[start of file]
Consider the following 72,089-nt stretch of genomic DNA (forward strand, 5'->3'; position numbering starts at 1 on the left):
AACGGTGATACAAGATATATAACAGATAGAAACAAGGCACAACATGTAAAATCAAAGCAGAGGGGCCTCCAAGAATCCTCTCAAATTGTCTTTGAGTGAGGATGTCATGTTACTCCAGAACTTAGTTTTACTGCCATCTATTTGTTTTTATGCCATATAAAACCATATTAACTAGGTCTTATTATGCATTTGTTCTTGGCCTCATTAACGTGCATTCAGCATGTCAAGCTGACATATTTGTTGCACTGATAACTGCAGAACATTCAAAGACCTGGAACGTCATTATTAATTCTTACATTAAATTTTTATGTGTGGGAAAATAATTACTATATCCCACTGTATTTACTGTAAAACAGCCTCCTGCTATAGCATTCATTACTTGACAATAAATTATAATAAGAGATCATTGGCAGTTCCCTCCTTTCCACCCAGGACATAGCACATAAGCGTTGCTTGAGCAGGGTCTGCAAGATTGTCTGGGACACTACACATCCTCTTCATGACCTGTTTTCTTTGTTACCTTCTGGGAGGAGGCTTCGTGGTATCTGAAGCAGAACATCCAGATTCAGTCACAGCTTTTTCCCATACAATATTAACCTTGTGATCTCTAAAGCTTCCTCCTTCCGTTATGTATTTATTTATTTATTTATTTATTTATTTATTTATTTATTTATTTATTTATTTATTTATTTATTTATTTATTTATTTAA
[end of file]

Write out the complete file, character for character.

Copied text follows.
Consider the following 72,089-nt stretch of genomic DNA (forward strand, 5'->3'; position numbering starts at 1 on the left):
AACGGTGATACAAGATATATAACAGATAGAAACAAGGCACAACATGTAAAATCAAAGCAGAGGGGCCTCCAAGAATCCTCTCAAATTGTCTTTGAGTGAGGATGTCATGTTACTCCAGAACTTAGTTTTACTGCCATCTATTTGTTTTTATGCCATATAAAACCATATTAACTAGGTCTTATTATGCATTTGTTCTTGGCCTCATTAACGTGCATTCAGCATGTCAAGCTGACATATTTGTTGCACTGATAACTGCAGAACATTCAAAGACCTGGAACGTCATTATTAATTCTTACATTAAATTTTTATGTGTGGGAAAATAATTACTATATCCCACTGTATTTACTGTAAAACAGCCTCCTGCTATAGCATTCATTACTTGACAATAAATTATAATAAGAGATCATTGGCAGTTCCCTCCTTTCCACCCAGGACATAGCACATAAGCGTTGCTTGAGCAGGGTCTGCAAGATTGTCTGGGACACTACACATCCTCTTCATGACCTGTTTTCTTTGTTACCTTCTGGGAGGAGGCTTCGTGGTATCTGAAGCAGAACATCCAGATTCAGTCACAGCTTTTTCCCATACAATATTAACCTTGTGATCTCTAAAGCTTCCTCCTTCCGTTATGTATTTATTTATTTATTTATTTATTTATTTATTTATTTATTTATTTATTTATTTATTTATTTATTTATTTATTTATTTAA